Research Highlights

Amodiaquine: Treatment of Metabolic Syndrome

2018-07-26 678


According to the Mayo Clinic, metabolic syndrome is a “cluster of conditions—increased blood pressure, high blood sugar, excess body fat around the waist, and abnormal cholesterol or triglyceride levels—that occur together, increasing your risk of heart disease, stroke, and diabetes.” Researchers have found that there is a strong correlation between metabolic syndrome and a condition called insulin resistance. Cells of people with the condition do not respond normally to insulin (a hormone that helps sugar enter cells to be used as fuel) and as a result, glucose levels in the bloodstream rise despite the body producing more insulin. Further research has discovered that the failure to maintain normal lipid storage in adipose tissue, commonly known as fat, can lead to insulin resistance, and consequently, metabolic syndrome. Simply put, the syndrome is thought to be caused by a disorder of energy storage and utilization. As a critical public health issue pervading the modern world, scientists are in a climacteric race for the discovery of preventative and therapeutic agents for the treatment of metabolic syndrome.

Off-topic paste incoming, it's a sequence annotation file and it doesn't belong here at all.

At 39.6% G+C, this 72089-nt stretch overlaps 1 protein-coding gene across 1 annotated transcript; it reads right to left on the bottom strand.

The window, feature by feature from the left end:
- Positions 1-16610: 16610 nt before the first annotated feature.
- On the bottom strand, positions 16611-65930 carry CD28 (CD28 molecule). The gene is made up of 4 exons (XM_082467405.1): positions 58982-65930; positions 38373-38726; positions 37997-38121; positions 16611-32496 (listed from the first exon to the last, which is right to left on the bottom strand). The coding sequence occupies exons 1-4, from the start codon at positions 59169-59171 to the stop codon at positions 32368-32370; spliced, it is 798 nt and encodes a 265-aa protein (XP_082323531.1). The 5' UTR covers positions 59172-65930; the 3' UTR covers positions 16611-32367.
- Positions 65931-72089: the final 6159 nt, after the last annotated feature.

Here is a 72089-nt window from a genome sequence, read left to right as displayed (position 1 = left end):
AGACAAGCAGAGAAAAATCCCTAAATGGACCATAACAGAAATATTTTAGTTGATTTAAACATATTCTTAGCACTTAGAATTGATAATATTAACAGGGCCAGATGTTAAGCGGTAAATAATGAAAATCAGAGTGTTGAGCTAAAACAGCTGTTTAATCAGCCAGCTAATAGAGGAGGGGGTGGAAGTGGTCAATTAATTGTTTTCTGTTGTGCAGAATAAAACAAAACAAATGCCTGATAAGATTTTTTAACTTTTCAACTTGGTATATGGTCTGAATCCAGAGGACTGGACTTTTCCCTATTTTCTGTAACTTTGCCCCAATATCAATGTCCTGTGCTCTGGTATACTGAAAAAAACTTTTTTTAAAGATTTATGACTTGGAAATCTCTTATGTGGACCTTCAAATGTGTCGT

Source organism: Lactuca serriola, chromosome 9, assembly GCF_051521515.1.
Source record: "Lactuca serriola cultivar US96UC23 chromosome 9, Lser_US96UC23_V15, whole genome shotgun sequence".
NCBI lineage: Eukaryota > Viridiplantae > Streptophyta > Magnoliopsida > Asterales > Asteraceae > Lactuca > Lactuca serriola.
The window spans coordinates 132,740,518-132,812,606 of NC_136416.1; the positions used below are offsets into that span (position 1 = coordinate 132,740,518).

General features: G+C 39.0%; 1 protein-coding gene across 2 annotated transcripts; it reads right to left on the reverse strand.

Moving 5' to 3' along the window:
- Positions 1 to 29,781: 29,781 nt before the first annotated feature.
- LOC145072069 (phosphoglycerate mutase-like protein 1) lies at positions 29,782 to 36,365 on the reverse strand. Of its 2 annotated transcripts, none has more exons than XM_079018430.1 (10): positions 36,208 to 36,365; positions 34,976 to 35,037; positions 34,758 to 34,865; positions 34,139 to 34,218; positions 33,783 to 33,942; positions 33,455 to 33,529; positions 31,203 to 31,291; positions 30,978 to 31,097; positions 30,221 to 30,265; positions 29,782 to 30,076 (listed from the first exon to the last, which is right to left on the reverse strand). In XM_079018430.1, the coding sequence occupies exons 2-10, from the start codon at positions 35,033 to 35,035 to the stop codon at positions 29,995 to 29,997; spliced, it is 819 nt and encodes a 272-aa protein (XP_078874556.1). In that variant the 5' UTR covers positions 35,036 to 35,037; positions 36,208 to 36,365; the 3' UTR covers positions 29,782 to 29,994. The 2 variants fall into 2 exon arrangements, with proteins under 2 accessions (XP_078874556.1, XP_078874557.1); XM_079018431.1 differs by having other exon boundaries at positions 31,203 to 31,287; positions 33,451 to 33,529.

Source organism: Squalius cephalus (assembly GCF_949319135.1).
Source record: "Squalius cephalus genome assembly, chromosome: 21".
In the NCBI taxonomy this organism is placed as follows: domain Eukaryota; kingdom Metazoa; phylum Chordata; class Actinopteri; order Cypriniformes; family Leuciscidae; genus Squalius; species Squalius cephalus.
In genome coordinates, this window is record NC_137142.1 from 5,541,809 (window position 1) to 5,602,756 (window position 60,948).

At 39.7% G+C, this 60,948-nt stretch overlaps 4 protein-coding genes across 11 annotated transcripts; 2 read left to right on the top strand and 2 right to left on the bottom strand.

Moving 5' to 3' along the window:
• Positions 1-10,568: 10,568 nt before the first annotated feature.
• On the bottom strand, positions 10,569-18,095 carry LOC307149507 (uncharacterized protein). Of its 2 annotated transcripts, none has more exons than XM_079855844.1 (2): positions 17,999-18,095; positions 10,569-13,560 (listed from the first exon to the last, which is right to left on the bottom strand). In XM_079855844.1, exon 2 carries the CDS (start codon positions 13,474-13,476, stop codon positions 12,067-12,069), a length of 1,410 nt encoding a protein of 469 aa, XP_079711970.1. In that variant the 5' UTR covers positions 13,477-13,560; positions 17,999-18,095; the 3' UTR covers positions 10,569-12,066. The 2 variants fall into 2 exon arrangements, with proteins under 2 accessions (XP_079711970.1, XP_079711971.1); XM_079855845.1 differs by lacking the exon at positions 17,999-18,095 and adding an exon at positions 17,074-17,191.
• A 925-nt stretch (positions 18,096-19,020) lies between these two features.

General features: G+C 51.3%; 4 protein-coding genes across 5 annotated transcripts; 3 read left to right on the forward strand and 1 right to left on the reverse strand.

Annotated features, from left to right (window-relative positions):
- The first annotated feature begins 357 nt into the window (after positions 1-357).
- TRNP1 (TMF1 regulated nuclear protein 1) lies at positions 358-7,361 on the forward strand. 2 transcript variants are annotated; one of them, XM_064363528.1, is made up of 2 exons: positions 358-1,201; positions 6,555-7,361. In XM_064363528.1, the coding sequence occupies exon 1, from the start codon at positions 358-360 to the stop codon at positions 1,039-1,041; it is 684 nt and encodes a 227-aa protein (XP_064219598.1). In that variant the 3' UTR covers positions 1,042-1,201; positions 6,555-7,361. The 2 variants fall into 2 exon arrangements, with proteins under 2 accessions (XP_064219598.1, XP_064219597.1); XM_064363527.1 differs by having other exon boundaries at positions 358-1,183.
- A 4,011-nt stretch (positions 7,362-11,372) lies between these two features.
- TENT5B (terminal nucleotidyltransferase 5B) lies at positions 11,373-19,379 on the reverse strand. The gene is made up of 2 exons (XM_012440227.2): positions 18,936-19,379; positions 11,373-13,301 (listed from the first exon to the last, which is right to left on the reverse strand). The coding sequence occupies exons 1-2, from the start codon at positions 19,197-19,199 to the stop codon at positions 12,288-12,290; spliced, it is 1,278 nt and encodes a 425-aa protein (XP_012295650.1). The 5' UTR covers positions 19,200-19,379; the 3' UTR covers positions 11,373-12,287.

Collaborative research conducted by Professor Kyong-Tai Kim from the Department of Integrative Biosciences and Biotechnology at Pohang University of Science and Technology and Dr. Hoe-Yune Jung from NovMetaPharma Co., Ltd. has discovered a promising agent for the treatment of metabolic syndrome in the antimalarial drug known as amodiaquine. This achievement was published in the renowned journal Diabetes, Obesity and Metabolism.

Peroxisome proliferator-activated receptor (PPAR) gamma agonists have shown tantalizing potential for the treatment of symptoms of metabolic syndrome. However, the many side effects, such as weight gain, edema, and heart failure associated with PPAR gamma agonists have curtailed their widespread usage.

The research team identified amodiaquine, an extensively used antimalarial drug that activates both PPAR-alpha and PPAR-gamma, and tested it for its anti-obesity and anti-diabetic activities. In both in vitro and in vivo studies on obese/diabetic mice, they discovered amodiaquine to have beneficial effects on crucial factors to metabolic syndrome such as fatty acid oxidation and glucose/lipid metabolism. In other words, the team successfully demonstrated amodiaquine’s ameliorating effects, such as decrease in body weight, without the negative side effects of traditional PPAR agonist treatments.

Professor Kim expressed his anticipation that this impactful and elegant demonstration of amodiaquine’s amelioration to symptoms of metabolic syndrome will lead to an effective solution to the burgeoning public health issue.